The World Cup now

England players celebrate after scoring their third goal against Argentina during their friendly at Geneva, Switzerland. England won 3-2.-AP

AFTER that recent spate of so called `friendlies', not to mention a few play-offs, the World Cup picture becomes steadily clearer. Grand euphoria in England over the last gasp defeat of the Argentines in Geneva. Claims, however excessive, of England's World Cup prospects, not to mention the implied chances of the beaten Argentine team.

But while there were a good many pluses about the English victory, there were surely a good many caveats as well. Surely, both the teams on that lively afternoon showed palpable defensive weaknesses. In the case of England, at least the ever error-prone Sven-Goran Eriksson is unlikely (or is he one wonders?) to make the kind of daft mistake he did when choosing Chelsea's reserve left back Wayne Bridge, who'd played, after injury, just 60 minutes' first team football all season. It was almost inevitable that he should allow the impressive Argentine right winger, Maxi Rodriguez, to stroll past him as though he wasn't there to set up the game's first goal. His half time replacement, Paul Konchesky, was blamed for allowing Walter Samuel the Argentine centre back to elude him to get the second Argentine goal, but at least he had been playing regular Premiership football for West Ham. And by the time it comes to Germany, Arsenal's Andy Cole now in light training will surely be back.

Then there was the matter of Juan Roman Riquelme who on the evidence of that game is one of the finest creative midfielders, I am tempted to say inside-forwards, in the world. From the fourth minute, when he coolly and cleverly made himself space for a shot which the excellent English goalkeeper turned over the bar, an inspired Paul Robinson, he was simply running the game. The converted centre back Ledley King of Spurs who was notionally assigned to mark him just could not get near him. He was ubiquitous, endlessly elusive and potentially dangerous.

When Argentina scored their opening goal, he it was who started the move, winning the ball from Wayne Rooney — a major success in the game — in a left back position. His free kicks were insidious, his was the corner from which Samuel scored.

But Argentina's own defence was anything but effective. Last June in Germany it was taken apart by Brazil, conceding four goals. Neither Samuel nor the other veteran centre back Ruben Ayala was in parade that day, but they hardly improved matters. An awful mis-header by Ayala led to the first English goal. And Javier Zanetti, playing his 102nd game at right back, had previously and clumsily blundered, allowing Rooney to ultimately shoot against the post.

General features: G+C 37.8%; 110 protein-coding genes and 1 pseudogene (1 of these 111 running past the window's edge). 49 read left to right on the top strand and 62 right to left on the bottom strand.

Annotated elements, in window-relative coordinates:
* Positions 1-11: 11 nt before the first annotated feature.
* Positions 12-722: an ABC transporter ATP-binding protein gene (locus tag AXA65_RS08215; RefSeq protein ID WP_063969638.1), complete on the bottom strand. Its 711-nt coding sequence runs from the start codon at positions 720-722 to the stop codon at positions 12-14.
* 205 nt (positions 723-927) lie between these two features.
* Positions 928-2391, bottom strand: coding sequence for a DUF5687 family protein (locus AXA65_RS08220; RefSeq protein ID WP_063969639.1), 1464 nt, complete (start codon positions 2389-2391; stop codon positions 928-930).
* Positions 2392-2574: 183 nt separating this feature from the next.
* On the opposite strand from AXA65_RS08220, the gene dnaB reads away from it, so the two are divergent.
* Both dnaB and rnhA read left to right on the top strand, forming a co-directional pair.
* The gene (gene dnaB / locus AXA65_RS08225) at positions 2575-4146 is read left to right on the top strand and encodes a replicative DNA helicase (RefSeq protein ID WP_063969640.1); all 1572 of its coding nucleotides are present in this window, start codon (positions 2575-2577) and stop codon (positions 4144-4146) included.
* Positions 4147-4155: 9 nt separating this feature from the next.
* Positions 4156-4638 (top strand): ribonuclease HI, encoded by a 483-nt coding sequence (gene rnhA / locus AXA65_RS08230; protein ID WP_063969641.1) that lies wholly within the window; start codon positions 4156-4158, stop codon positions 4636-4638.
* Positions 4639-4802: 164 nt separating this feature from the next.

Two fine pieces of headed opportunism by Michael Owen, previously so anonymous, gave England a breathlessly late victory confirming him as the ideal opportunist and eternal hammer of the Argentines. Meaning that, like all great opportunists, he is never so dangerous as when he seems dormant. Each of his goals, however, was facilitated by the inadequacy of the Argentine full backs failing to stop balls being crossed first from the right by Steven Gerrard, then from the left by Joe Cole, who, in his brief appearance as a substitute made a very strong claim for permanent inclusion.

Curiously enough, Eriksson has blundered with Bridge before in an Argentinian context. Back in Sapporo in the 2002 World Cup, England were leading Argentina 1-0 when Eriksson perversely took off Owen who'd been tormenting the Argentine defence just as he had in the 1998 World Cup and had, just as in '98, procured a penalty, putting on Bridge; as a kind of supplementary left sided defender. Thus conceding the initiative to an Argentine team, which so nearly took advantage of it.

While England were winning in Geneva, Brazil, surely still the true favourites for the competition, were knocking in eight goals in Dubai against the feeble United Emirates. A result with no true significance, but the Brazilians have so much fire power that it is hard to see many opponents capable of containing them in Germany. Ronaldo, Adriano, Ronaldinho, Robinho, Kaka; a chilling prospect for any opponent.

Then there is the resurgence of Italy, as evidenced by their 3-1 win in Amsterdam over Holland. Marcello Lippi seems at last to be getting things right, and he has a potent new strike force in Alberto Gilardino, now at Milan, having left Parma, and the towering Luca Toni, something of a late developer, now the toast of Florence, where he modestly refuses to be compared with their previous hero and idol, the prolific Argentine Gabriel Batistuta, to whom the fans put up a statue.

Alex Del Piero's recapture of form gives the attack balance on the left, Francesco Totti as the so-called three quarterist is a threat just behind the front line, the midfield is solid and strong, the central defence of Fabio Cannavaro and Alessandro Nesta hugely experienced. That was Holland's first defeat since Marco van Basten took over the team, and it lacked such stars as Ruud van Nistelrooy and Arjen Robben, giving hostages to fortune in the shape of so many young, relatively inexperienced players, at least at international level. But I think it will still have something to say in Germany.

And what about Germany? How will the Germans speak for themselves? On that Saturday, they managed a dour 0-0 draw in Paris against a rapidly fading French team, but there is too much of a burden on the Protean Michael Ballack in midfield. I cannot see either of these teams having much of a say next June, even if the Germans, as when they won the title in 1974, do have home advantage. It will hardly be sufficient.